• [Confederate, Defender Of Slavery, Lincoln Friend] Albert Bledsoe Agrees To Secure Costs In Legal Document

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    ALBERT T. BLEDSOE (1809-1877) was born in Kentucky and moved to Springfield, IL, where he practiced law for ten years in the same courts as Abraham Lincoln and Stephen Douglas. On rare occasion, Lincoln and Bledsoe shared the same clients in court actions, but more often, they represented clients on opposing sides. From December 1841 to March 1847, they appeared together in court at least twenty-two times with at least two cases in the state Supreme Court. In 1844, Bledsoe joined Lincoln and several others on speechmaking in various communities.

    In 1848, Bledsoe gave up the practice of law to teach mathematics at the University of Mississippi (1848-54) and at the University of Virginia (1854-61). With the advent of the Civil War, he was appointed colonel in the Confederate Army, but was soon selected as Assistant Secretary of War. Jefferson Davis sent Bledsoe on a mission to England to do historical research on the North-South conflict and probably to influence British opinion in favor of the South. After the war, Bledsoe was a founder of the Southern Review.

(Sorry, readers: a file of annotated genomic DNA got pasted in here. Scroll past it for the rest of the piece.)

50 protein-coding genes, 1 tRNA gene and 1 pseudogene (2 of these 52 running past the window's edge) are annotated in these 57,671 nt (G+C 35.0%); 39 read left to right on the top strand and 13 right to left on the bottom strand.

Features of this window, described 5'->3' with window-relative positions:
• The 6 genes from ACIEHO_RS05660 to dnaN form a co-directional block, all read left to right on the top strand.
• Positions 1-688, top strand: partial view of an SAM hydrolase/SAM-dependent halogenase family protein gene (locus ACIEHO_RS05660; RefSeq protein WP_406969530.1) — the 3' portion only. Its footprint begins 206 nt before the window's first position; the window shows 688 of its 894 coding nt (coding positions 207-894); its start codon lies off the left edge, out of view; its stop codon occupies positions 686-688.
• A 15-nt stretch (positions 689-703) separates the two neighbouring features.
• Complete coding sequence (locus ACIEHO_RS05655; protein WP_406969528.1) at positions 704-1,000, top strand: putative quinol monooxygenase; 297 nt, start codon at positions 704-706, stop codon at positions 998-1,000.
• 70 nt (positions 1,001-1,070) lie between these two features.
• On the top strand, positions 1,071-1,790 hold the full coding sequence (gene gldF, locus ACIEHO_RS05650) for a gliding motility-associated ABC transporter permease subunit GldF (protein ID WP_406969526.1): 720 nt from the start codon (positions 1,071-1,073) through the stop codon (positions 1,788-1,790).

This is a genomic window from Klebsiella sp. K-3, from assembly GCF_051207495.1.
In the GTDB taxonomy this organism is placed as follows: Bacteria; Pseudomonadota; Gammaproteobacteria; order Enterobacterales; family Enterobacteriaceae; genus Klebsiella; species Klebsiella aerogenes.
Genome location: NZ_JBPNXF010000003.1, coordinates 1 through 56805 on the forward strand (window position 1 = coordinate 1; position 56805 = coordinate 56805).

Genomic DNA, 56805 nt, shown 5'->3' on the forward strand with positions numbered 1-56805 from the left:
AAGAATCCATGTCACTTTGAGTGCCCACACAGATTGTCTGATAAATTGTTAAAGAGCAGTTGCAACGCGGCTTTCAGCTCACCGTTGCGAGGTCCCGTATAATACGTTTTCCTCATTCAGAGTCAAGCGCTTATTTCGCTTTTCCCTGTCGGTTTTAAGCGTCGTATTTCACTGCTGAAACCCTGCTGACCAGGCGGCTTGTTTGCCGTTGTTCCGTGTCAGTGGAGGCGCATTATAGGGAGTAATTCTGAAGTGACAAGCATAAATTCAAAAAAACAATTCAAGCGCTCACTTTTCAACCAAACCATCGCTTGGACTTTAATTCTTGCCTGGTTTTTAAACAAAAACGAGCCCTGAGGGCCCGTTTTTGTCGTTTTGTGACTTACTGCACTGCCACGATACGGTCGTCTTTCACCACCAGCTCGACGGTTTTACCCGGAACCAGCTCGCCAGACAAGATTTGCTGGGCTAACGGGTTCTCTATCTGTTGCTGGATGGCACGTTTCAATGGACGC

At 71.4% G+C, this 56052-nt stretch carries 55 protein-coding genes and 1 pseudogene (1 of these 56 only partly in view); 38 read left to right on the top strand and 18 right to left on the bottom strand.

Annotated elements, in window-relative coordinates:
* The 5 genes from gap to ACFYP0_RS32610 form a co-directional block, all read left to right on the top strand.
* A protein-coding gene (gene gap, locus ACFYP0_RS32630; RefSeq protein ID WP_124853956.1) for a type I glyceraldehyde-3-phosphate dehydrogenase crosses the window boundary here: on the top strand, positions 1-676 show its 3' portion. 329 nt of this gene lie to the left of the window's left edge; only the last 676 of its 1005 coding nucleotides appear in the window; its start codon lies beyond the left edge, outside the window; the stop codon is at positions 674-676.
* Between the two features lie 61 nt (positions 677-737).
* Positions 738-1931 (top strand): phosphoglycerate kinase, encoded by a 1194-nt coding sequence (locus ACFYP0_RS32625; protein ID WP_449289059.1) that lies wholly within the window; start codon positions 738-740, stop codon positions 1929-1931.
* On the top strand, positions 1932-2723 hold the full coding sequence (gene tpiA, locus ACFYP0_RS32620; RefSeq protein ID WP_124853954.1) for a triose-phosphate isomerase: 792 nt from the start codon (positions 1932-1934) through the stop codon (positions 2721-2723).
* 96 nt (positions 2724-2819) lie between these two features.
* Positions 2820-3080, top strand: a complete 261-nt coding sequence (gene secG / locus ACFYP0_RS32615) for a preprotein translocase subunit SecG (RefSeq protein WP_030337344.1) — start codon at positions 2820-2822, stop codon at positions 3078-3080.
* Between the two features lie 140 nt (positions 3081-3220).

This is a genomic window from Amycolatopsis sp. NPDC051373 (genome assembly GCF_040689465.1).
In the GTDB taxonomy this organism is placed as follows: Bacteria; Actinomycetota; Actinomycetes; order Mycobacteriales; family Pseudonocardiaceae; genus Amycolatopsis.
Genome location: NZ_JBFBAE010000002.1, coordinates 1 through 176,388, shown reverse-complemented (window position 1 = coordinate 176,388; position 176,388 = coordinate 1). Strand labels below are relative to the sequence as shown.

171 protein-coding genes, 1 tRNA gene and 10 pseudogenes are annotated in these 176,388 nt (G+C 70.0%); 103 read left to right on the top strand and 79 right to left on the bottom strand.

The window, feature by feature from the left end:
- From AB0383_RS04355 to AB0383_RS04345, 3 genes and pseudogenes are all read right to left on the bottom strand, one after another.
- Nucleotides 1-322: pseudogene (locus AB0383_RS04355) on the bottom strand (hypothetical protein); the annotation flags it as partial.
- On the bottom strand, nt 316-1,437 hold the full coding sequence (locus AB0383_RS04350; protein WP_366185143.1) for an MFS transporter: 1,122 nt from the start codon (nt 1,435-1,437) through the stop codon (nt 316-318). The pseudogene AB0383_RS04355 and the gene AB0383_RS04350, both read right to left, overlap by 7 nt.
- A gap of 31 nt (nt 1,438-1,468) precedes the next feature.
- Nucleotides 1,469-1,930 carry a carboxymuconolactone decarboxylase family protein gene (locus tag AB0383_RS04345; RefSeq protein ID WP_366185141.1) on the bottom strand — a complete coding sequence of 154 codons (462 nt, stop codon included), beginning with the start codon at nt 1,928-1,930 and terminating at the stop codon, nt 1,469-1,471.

Harriet Coxe Bledsoe, his wife, was also a friend of Abraham and Mary Lincoln. In January 1865, living in the South, Harriet ran the blockade, hoping in the North she could get clothing material for her children. At her request, Lincoln granted her an interview at the White House and gave her a pass to return through the lines. Bledsoe justified the secessionist movement by the South as a constitutional right. He justified slavery as a moral right, sanctioned by the Bible.

    7 ¾ x 12 ½, ADS, Macon County Circuit Court, IL, October Term 1842, signed twice, being an action by Jones, Scott & Company vs. William Cantrill, defendant in action to recover $2,000.  “I do hereby myself security for costs in this cause and acknowledge myself bound to pay or cause to be paid all costs which may accrue in this action either to the opposite party or to any of the officers of this court in pursuance of the laws of this state. Dated this 20th day Sept. 1842...”

    Provenance: Christies

    Light ink transfer from another document. Toning, fold breaks reinforced with archival ape.

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